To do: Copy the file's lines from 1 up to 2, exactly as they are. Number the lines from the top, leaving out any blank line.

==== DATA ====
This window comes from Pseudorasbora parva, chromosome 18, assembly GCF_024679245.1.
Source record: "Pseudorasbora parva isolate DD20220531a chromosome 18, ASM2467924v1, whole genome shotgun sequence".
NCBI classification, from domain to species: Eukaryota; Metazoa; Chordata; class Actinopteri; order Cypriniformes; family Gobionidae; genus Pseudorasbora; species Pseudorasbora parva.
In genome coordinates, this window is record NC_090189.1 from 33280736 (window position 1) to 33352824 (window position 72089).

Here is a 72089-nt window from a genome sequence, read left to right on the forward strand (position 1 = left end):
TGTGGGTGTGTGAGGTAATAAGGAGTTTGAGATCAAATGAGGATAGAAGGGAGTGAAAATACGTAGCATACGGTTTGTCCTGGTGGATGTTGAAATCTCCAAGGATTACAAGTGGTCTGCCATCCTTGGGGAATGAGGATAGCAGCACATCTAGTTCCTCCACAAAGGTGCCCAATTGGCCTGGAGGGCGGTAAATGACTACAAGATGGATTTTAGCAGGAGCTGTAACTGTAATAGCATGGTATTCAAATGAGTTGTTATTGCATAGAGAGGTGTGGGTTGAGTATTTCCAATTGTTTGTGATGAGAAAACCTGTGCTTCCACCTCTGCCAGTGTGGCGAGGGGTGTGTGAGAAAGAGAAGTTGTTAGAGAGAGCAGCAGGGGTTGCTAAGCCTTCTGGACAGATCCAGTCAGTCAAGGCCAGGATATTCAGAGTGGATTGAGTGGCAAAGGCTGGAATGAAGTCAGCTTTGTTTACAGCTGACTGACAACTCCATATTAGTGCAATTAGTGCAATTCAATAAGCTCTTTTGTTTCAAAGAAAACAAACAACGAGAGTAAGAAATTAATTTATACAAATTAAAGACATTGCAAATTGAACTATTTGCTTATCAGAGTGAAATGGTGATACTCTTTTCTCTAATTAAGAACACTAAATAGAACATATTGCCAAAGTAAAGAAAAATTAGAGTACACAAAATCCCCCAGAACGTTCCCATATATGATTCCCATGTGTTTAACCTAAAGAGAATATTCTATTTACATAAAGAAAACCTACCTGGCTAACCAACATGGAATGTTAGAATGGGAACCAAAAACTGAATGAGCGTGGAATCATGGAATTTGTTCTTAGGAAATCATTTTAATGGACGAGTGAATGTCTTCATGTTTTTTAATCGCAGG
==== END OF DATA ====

This window comes from Pseudorasbora parva, chromosome 18, assembly GCF_024679245.1.
Source record: "Pseudorasbora parva isolate DD20220531a chromosome 18, ASM2467924v1, whole genome shotgun sequence".